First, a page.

Old men in Mao jackets play cards, while small troupes of musicians gather in hidden corners to sing Peking opera classics. The main attraction, however, happens in the center of the park where well-dressed couples show off their ballroom dancing moves.
With its industrial feel and focus on modern art, the museum feels similar to the Tate Modern, and it’s already hosted several major exhibitions, including the Shanghai Biennale and the largest collection of Andy Warhol’s art in Asia.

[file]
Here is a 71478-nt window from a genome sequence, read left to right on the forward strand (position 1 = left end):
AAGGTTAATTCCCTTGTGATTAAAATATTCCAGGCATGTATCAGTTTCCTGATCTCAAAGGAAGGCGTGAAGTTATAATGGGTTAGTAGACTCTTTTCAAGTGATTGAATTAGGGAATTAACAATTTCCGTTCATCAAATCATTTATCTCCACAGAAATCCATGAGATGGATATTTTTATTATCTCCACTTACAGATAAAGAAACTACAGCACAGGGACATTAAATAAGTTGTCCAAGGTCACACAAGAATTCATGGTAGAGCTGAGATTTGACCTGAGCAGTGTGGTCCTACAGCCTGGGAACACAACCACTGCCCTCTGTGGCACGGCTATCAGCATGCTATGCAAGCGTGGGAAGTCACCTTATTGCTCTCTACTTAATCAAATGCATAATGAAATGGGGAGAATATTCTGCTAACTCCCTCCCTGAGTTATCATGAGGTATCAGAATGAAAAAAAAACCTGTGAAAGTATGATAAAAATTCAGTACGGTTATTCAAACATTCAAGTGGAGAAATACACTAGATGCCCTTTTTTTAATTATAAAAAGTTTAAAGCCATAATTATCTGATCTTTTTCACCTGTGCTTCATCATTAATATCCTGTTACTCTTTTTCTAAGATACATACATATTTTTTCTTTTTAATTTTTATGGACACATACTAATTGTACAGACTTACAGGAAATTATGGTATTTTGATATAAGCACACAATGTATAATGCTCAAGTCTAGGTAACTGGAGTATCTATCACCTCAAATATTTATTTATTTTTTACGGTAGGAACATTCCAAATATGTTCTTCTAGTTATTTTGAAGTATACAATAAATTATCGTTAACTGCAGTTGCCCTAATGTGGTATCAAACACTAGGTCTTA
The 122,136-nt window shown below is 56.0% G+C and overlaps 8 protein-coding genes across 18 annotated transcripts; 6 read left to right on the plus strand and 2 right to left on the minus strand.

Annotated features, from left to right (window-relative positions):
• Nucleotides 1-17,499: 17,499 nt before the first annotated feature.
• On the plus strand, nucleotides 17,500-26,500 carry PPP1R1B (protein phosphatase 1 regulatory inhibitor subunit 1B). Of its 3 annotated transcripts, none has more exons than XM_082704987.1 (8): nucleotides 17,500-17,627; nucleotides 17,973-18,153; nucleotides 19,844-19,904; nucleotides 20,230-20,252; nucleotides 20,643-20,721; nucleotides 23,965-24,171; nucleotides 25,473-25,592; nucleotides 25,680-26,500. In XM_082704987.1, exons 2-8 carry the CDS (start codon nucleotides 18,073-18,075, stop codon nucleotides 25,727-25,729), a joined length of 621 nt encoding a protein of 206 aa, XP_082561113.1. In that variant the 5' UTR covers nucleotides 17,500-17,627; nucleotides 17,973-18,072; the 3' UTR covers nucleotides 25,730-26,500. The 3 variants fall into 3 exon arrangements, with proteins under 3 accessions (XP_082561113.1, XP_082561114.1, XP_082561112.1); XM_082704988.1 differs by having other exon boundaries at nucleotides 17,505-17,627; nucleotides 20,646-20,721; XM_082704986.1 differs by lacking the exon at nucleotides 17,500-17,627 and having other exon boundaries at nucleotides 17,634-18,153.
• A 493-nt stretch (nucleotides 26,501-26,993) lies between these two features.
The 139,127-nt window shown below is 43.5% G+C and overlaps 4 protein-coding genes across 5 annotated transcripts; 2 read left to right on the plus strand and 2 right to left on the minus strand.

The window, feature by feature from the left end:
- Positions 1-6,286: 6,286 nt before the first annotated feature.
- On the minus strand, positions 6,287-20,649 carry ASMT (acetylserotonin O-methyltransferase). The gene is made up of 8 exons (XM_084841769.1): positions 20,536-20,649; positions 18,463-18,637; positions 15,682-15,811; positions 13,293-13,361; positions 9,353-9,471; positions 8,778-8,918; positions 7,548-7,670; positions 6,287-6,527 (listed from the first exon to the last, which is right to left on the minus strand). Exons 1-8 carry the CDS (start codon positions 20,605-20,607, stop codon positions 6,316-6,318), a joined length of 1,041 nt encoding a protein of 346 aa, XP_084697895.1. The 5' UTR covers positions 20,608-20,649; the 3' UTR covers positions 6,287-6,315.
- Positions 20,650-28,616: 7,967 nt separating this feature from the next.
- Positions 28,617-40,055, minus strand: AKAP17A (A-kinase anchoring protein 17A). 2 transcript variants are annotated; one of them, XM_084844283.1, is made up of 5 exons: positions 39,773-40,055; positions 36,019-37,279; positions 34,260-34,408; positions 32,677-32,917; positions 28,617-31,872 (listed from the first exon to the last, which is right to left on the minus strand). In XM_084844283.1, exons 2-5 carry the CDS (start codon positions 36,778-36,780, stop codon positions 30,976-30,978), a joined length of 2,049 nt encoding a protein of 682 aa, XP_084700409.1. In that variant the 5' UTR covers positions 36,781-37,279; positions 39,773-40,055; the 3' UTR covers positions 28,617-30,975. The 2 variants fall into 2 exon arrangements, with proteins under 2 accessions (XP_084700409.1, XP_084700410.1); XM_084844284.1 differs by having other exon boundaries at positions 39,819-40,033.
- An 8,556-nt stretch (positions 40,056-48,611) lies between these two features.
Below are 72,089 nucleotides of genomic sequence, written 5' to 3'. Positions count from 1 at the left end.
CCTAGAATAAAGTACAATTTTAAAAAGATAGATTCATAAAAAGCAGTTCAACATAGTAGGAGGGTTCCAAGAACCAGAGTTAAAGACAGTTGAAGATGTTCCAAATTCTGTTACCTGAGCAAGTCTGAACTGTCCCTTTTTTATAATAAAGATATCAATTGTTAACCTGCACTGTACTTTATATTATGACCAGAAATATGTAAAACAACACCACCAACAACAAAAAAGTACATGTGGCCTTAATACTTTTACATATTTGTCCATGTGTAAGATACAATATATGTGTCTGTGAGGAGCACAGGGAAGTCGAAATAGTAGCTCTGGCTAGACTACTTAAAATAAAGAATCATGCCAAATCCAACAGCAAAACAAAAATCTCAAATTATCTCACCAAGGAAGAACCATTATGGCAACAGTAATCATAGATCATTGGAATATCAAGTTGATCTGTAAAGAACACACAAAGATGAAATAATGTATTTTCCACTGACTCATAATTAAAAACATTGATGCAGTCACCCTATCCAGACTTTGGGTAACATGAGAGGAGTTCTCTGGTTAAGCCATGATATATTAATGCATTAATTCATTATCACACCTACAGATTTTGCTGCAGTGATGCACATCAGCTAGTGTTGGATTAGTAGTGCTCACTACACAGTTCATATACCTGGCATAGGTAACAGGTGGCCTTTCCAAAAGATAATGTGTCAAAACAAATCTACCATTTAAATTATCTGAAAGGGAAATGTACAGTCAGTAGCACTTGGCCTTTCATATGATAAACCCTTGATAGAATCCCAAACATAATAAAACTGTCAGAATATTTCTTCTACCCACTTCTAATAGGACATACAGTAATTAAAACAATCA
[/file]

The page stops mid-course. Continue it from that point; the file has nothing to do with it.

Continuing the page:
A playful tapas restaurant where eating a meal feels more like barhopping. Small plates of miso-grilled mackerel with wasabi avocado and cucumber chutney and oysters with Vietnamese dressing are served at the informal tapas bar overlooking the kitchen.
Splurge on a 500-renminbi glass of Yao Ming’s cabernet sauvignon on the rooftop bar at the House of Roosevelt, a neo-Classical building restored by a company run by Theodore Roosevelt’s great-grandson Tweed.
The museum exhibits works by well-known contemporary artists like Cai Guo-Qiang and Zhang Huan and isn’t afraid to take risks: One show featured live monkeys in a cage with a robotic Confucius until the government ordered the primates removed.